For example, a newcomer’s action plan might focus on planning, shopping for and preparing food. Some members may need a regular fitness routine to improve strength and health, while others may need to set exercise limits in order to attain more balance. Some of us may need an action plan that includes time for meditation and relaxation or provides strategies for balancing work, personal interactions with family and friends, and our program. Others may need help to organize their homes; deal with their finances; and address medical, dental or mental health issues.

    Along with working the Steps on a daily basis, an action plan may incorporate use of the other OA tools to bring structure, balance and manageability into our lives. As we use this tool, we find that we develop a feeling of serenity and continue to grow emotionally and spiritually while we make measurable progress one day at a time.

    Anonymity

    Anonymity, referred to in Traditions Eleven and Twelve, is a tool that guarantees we will place principles before personalities. The protection of anonymity offers each of us freedom of expression and safeguards us from gossip. Anonymity assures us that only we, as individual OA members, have the right to make our membership known within our community. Anonymity at the level of press, radio, films, television and other public media of communication means that we never allow our faces or last names to be used once we identify ourselves as OA members. This protects both the individual and the Fellowship.

    Within the Fellowship, anonymity means that whatever we share with another OA member will be held in respect and confidence. What we hear at meetings should remain there. However, we understand that we must not allow anonymity to limit our effectiveness within the Fellowship. It is not a break of anonymity to use our full names within our group or OA service bodies. Also, it is not a break of anonymity to enlist Twelfth-Step help for group members in trouble, provided we are careful to refrain from discussing any specific personal information.

    Another aspect of anonymity is that we are all equal in the Fellowship, whether we are newcomers or seasoned longtimers. And our outside status makes no difference in OA; we have no stars or VIPs. We come together simply as compulsive overeaters.

    Service

    Carrying the message to the compulsive overeater who still suffers is the basic purpose of our Fellowship; therefore, it is the most fundamental form of service. Any form of service—no matter how small—that helps reach a fellow sufferer adds to the quality of our own recovery. Members who are new to OA can give service by getting to meetings, putting away chairs, putting out literature, talking to newcomers, and doing whatever needs to be done for the group. Members who meet the abstinence requirement can give service beyond the group level in such activities as intergroup representative, committee chair, region representative or Conference delegate. There are many ways to give back what we have so generously been given. We are encouraged to do what we can when we can. “A life of sane and happy usefulness” is what we are promised as the result of working the Twelve Steps. Service helps to fulfill that promise.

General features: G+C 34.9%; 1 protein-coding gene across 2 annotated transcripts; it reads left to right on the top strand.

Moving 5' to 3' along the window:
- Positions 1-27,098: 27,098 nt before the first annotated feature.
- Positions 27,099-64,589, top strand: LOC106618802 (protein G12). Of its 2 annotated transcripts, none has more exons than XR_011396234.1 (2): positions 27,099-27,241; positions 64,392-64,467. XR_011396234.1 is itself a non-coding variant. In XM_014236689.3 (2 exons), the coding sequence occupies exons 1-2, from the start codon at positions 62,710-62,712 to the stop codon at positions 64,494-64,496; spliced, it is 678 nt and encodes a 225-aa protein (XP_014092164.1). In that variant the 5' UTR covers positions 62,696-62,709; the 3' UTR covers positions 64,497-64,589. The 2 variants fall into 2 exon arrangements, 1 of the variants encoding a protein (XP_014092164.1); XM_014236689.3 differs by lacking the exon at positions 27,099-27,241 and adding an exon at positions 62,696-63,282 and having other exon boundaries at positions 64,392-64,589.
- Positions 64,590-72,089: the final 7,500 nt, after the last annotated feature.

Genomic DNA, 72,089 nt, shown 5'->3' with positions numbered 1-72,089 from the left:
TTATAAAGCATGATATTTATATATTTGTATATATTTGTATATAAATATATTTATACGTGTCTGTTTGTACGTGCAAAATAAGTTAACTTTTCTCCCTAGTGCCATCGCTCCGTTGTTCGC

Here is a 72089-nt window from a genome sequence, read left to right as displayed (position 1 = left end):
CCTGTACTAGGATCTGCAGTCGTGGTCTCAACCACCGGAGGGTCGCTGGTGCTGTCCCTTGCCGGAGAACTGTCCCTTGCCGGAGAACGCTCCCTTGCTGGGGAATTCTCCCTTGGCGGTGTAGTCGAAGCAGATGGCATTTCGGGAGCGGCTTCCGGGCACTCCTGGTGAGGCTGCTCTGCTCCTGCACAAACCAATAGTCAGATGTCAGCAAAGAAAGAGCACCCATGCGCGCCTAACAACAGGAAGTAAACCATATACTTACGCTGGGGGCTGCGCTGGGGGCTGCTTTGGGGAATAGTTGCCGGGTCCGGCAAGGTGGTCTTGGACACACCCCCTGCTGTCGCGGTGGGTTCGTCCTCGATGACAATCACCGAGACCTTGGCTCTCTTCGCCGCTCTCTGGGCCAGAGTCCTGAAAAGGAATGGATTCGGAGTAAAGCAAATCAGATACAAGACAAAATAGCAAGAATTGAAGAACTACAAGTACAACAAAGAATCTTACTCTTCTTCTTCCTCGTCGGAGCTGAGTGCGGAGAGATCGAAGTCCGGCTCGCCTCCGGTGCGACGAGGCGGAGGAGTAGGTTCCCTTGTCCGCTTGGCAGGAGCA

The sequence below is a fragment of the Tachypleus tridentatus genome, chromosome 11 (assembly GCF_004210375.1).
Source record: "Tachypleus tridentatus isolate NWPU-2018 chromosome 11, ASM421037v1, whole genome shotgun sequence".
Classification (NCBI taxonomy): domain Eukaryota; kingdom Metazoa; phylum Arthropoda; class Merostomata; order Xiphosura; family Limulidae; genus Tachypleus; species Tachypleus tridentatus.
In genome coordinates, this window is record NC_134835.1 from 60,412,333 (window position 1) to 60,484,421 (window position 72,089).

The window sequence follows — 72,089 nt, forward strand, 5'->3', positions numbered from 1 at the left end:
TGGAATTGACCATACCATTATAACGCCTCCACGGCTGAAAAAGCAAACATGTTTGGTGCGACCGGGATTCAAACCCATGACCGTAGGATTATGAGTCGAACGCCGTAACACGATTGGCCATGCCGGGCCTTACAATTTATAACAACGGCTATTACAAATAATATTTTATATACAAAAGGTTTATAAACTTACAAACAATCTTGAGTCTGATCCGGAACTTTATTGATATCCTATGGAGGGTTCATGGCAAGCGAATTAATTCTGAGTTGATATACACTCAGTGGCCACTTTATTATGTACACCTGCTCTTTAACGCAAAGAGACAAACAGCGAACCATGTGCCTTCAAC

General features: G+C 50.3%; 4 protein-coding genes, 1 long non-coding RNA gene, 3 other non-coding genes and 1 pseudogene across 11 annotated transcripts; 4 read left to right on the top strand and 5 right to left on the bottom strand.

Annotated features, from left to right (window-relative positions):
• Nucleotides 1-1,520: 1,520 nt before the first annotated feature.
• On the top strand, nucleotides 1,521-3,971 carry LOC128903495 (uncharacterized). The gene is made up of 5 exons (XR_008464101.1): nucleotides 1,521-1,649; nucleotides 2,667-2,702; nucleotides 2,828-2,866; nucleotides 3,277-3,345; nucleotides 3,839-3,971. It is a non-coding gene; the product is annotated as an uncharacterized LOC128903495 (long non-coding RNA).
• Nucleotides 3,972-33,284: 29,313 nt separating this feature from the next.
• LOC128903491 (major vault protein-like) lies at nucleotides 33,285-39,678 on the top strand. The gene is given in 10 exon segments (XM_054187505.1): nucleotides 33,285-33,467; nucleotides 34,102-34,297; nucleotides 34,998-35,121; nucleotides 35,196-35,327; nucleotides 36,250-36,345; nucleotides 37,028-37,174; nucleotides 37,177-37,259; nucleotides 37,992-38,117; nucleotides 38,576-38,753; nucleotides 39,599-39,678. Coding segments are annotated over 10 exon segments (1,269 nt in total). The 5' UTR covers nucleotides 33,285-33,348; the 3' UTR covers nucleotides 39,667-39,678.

As OA’s responsibility pledge states: “Always to extend the hand and heart of OA to all who share my compulsion; for this, I am responsible.”

    Tools of Recovery © 2011 Overeaters Anonymous, Inc. All rights reserved.

     

    Twelve Steps

    The Twelve Steps are the heart of the OA recovery program. They offer a new way of life that enables the compulsive eater to live without the need for excess food.

    The ideas expressed in the Twelve Steps, which originated in Alcoholics Anonymous, reflect practical experience and application of spiritual insights recorded by thinkers throughout the ages. Their greatest importance lies in the fact that they work! They enable compulsive eaters and millions of other Twelve-Steppers to lead happy, productive lives. They represent the foundation upon which OA is built.

    Twelve Steps

    1. We admitted we were powerless over food — that our lives had become unmanageable.
    2. Came to believe that a Power greater than ourselves could restore us to sanity.
    3. Made a decision to turn our will and our lives over to the care of God as we understood Him.
    4. Made a searching and fearless moral inventory of ourselves.
    5. Admitted to God, to ourselves and to another human being the exact nature of our wrongs.
    6. Were entirely ready to have God remove all these defects of character.
    7. Humbly asked Him to remove our shortcomings.
    8. Made a list of all persons we had harmed and became willing to make amends to them all.
    9. Made direct amends to such people wherever possible, except when to do so would injure them or others.
    10. Continued to take personal inventory and when we were wrong, promptly admitted it.
    11. Sought through prayer and meditation to improve our conscious contact with God as we understood Him, praying only for knowledge of His will for us and the power to carry that out.
    12. Having had a spiritual awakening as the result of these Steps, we tried to carry this message to compulsive overeaters and to practice these principles in all our affairs.

    Permission to use the Twelve Steps of Alcoholics Anonymous for adaptation granted by AA World Services, Inc.

     

    Twelve Traditions

    The Twelve Traditions are the means by which OA remains unified in a common cause. These Twelve Traditions are to the groups what the Twelve Steps are to the individual. They are suggested principles to ensure the survival and growth of the many groups that compose Overeaters Anonymous.

    Like the Twelve Steps, the Twelve Traditions have their origins in Alcoholics Anonymous. These Traditions describe attitudes which those early members believed were important to group survival.

    1. Our common welfare should come first; personal recovery depends upon OA unity.
    2. For our group purpose there is but one ultimate authority — a loving God as He may express Himself in our group conscience. Our leaders are but trusted servants; they do not govern.